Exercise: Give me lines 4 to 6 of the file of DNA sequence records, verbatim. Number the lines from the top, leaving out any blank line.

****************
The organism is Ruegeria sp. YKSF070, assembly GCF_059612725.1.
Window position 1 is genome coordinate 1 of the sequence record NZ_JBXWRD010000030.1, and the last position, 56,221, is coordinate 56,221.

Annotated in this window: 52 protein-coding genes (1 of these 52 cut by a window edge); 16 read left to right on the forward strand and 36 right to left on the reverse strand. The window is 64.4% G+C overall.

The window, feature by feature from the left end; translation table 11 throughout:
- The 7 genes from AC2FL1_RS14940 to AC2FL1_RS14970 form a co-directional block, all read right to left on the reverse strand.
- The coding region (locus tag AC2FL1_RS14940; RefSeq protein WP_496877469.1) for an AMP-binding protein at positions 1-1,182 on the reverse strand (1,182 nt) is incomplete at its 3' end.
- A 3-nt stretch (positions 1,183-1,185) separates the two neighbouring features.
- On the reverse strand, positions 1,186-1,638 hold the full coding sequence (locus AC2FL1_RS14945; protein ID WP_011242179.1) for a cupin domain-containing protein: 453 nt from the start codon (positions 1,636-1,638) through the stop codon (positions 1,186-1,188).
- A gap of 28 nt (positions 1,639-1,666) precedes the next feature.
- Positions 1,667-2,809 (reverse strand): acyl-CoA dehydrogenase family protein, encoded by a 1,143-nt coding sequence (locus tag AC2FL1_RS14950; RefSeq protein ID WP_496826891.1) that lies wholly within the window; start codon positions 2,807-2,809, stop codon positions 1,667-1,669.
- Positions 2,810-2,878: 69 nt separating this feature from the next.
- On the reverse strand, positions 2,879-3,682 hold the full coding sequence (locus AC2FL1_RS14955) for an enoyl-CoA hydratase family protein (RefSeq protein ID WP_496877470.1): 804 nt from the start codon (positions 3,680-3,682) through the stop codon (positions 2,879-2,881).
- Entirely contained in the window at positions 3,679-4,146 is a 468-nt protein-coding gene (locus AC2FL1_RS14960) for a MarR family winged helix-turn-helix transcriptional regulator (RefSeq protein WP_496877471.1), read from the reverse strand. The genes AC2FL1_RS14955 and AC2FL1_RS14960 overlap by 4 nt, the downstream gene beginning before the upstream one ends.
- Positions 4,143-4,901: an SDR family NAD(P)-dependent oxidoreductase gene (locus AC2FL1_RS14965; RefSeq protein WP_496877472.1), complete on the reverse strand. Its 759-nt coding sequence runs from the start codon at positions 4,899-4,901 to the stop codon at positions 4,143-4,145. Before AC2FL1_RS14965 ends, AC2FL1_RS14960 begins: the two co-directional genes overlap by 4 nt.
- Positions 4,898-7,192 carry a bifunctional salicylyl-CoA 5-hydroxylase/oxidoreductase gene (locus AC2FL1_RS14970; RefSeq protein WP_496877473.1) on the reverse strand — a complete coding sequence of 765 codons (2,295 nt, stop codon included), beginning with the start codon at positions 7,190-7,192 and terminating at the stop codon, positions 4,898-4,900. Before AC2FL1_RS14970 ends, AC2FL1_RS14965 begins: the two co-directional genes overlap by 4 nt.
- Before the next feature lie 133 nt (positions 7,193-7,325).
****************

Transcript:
The window, feature by feature from the left end; translation table 11 throughout:
- The 7 genes from AC2FL1_RS14940 to AC2FL1_RS14970 form a co-directional block, all read right to left on the reverse strand.
- The coding region (locus tag AC2FL1_RS14940; RefSeq protein WP_496877469.1) for an AMP-binding protein at positions 1-1,182 on the reverse strand (1,182 nt) is incomplete at its 3' end.